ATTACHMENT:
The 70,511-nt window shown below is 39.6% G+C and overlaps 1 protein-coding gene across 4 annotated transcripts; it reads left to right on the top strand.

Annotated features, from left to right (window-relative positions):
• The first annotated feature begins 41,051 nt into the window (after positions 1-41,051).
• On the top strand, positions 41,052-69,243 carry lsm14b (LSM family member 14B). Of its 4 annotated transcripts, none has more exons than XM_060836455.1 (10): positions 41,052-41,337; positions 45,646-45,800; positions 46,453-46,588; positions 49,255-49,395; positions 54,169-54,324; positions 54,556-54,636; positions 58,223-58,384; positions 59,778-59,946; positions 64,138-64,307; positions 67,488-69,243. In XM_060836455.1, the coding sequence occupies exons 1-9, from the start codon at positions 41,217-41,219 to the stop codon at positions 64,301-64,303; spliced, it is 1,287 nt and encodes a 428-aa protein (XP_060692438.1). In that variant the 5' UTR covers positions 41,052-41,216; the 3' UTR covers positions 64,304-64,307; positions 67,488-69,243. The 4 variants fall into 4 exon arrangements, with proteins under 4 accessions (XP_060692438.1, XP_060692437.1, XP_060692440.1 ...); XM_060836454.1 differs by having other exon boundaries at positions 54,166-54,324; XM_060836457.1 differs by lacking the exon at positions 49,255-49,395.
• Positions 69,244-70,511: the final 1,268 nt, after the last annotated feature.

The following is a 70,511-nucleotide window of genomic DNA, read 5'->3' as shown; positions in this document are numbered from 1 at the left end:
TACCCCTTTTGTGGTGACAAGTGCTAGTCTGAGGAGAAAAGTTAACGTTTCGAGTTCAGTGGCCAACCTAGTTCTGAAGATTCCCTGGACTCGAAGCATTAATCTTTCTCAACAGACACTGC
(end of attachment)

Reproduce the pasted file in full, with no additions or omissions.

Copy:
The 70,511-nt window shown below is 39.6% G+C and overlaps 1 protein-coding gene across 4 annotated transcripts; it reads left to right on the top strand.

Annotated features, from left to right (window-relative positions):
• The first annotated feature begins 41,051 nt into the window (after positions 1-41,051).
• On the top strand, positions 41,052-69,243 carry lsm14b (LSM family member 14B). Of its 4 annotated transcripts, none has more exons than XM_060836455.1 (10): positions 41,052-41,337; positions 45,646-45,800; positions 46,453-46,588; positions 49,255-49,395; positions 54,169-54,324; positions 54,556-54,636; positions 58,223-58,384; positions 59,778-59,946; positions 64,138-64,307; positions 67,488-69,243. In XM_060836455.1, the coding sequence occupies exons 1-9, from the start codon at positions 41,217-41,219 to the stop codon at positions 64,301-64,303; spliced, it is 1,287 nt and encodes a 428-aa protein (XP_060692438.1). In that variant the 5' UTR covers positions 41,052-41,216; the 3' UTR covers positions 64,304-64,307; positions 67,488-69,243. The 4 variants fall into 4 exon arrangements, with proteins under 4 accessions (XP_060692438.1, XP_060692437.1, XP_060692440.1 ...); XM_060836454.1 differs by having other exon boundaries at positions 54,166-54,324; XM_060836457.1 differs by lacking the exon at positions 49,255-49,395.
• Positions 69,244-70,511: the final 1,268 nt, after the last annotated feature.

The following is a 70,511-nucleotide window of genomic DNA, read 5'->3' as shown; positions in this document are numbered from 1 at the left end:
TACCCCTTTTGTGGTGACAAGTGCTAGTCTGAGGAGAAAAGTTAACGTTTCGAGTTCAGTGGCCAACCTAGTTCTGAAGATTCCCTGGACTCGAAGCATTAATCTTTCTCAACAGACACTGC